‘Where the Shade of your Grace Falls, Archangel’ (choir of fathers from Vatopaidi)

15 November 2017

The monastic life has been called the angelic state, as being the pre-eminent way of imitating and following the life of the angels. Monastics are always striving to live as citizens of heaven. They consider themselves no more than temporary visitors on earth and their constant desire is to be ‘a little less than the angels’ (Ps. 8, 5). They want to live an angelic life here and to replace the ranks of the fallen angels. Indeed, the organizer of the common monastic life in Cappadocia, Saint Basil the Great, in his 2nd letter to ‘his comrade’, Gregory, asks: ‘What then is more blessed than to imitate the state of the angels?’

The ascetic Fathers declare: ‘Let the life of a monastic be an imitation of the angels, incinerating sin. For the life of a monastic is the final fruition of those who repent. Let the life of a monastic be characterized by the death of their body towards any desire. For the life of Saint John has become an example for you’ (Abba Yperekhios).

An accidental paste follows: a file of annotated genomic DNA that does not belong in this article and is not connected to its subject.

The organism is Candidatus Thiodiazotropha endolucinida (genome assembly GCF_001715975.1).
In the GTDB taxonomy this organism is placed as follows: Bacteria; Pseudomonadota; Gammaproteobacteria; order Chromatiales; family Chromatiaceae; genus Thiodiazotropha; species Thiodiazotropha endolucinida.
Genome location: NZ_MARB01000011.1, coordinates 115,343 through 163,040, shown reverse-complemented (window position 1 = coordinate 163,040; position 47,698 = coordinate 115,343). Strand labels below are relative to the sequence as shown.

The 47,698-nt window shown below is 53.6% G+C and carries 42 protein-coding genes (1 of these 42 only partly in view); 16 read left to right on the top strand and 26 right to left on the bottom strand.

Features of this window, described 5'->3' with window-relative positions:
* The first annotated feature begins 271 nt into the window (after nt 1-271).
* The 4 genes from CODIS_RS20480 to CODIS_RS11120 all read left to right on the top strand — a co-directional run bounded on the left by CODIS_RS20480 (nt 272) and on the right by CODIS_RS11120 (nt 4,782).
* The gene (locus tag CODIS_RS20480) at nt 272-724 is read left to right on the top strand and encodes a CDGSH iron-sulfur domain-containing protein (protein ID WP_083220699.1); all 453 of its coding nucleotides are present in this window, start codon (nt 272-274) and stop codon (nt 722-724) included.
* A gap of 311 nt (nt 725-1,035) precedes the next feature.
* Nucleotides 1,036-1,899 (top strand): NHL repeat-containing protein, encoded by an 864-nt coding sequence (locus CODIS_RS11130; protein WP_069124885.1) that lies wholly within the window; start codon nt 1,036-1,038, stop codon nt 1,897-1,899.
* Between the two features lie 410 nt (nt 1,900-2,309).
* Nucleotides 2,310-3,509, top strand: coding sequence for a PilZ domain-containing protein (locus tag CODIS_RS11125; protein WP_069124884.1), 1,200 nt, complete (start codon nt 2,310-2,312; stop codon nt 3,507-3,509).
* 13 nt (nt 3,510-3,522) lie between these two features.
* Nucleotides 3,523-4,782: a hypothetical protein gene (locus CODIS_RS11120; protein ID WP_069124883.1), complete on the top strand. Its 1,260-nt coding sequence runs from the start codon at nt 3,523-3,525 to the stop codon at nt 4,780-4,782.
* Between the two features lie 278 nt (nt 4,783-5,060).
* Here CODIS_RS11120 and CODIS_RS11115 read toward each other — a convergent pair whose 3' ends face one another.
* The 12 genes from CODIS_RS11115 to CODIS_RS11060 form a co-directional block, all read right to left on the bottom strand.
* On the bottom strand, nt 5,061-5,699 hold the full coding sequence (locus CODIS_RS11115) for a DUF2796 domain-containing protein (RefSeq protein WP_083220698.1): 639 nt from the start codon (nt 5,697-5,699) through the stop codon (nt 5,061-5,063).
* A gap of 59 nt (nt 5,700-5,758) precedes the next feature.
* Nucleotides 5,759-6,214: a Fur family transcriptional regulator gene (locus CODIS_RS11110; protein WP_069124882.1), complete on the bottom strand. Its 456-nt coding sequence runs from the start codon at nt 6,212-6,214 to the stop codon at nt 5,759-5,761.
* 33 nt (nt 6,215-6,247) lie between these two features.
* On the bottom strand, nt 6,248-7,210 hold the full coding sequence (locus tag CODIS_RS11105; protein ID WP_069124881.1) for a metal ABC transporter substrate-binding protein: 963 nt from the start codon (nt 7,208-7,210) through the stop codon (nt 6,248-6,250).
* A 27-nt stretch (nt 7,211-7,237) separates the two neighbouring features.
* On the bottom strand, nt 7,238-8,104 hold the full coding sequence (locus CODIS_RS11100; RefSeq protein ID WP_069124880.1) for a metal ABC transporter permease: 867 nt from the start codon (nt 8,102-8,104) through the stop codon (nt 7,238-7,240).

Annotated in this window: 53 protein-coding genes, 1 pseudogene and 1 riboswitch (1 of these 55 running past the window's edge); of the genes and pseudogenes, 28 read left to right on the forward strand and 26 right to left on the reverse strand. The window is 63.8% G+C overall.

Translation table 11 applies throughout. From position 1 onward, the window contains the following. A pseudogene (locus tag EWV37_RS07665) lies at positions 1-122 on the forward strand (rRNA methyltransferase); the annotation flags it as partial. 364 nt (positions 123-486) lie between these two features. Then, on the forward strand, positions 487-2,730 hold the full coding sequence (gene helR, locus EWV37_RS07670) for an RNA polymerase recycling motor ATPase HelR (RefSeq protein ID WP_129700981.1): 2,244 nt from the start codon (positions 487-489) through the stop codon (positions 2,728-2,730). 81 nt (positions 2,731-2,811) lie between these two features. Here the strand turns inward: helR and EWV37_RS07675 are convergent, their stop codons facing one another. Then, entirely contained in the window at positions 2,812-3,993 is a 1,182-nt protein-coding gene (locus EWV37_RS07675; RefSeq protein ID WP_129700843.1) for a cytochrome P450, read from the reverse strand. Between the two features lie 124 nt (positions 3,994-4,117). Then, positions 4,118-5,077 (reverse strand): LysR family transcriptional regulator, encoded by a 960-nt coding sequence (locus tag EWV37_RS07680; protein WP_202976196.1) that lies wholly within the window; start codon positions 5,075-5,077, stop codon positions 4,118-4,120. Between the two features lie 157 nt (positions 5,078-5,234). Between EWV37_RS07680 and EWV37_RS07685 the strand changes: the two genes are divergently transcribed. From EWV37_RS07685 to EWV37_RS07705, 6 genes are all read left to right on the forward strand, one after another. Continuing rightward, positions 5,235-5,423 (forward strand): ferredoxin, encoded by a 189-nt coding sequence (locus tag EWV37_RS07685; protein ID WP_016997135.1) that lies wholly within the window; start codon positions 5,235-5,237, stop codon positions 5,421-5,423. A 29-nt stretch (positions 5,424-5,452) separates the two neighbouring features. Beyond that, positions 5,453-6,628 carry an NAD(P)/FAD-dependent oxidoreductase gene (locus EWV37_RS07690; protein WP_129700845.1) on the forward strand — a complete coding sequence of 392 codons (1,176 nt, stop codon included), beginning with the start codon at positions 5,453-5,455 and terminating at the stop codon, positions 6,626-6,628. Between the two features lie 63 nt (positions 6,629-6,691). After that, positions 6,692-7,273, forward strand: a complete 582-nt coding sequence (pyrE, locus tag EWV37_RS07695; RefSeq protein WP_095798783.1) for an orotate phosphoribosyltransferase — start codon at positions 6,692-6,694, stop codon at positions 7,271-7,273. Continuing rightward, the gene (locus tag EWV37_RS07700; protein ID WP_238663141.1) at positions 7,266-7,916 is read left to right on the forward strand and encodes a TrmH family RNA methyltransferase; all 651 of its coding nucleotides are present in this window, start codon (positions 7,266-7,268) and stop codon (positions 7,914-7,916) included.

For this reason, monastic communities pay particular honour to the Holy Archangels, by fasting every Monday, the day dedicated to the Archangels within the framework of the weekly festal cycle, as well as with a vigil on the day of their feast (8 November).

The doxastiko from Mattins, ‘Where the shade of your grace falls, Archangel’ encapsulates the content of the feast.

It is sung here by a choir of fathers from the Holy and Great Monastery of Vatopaidi.


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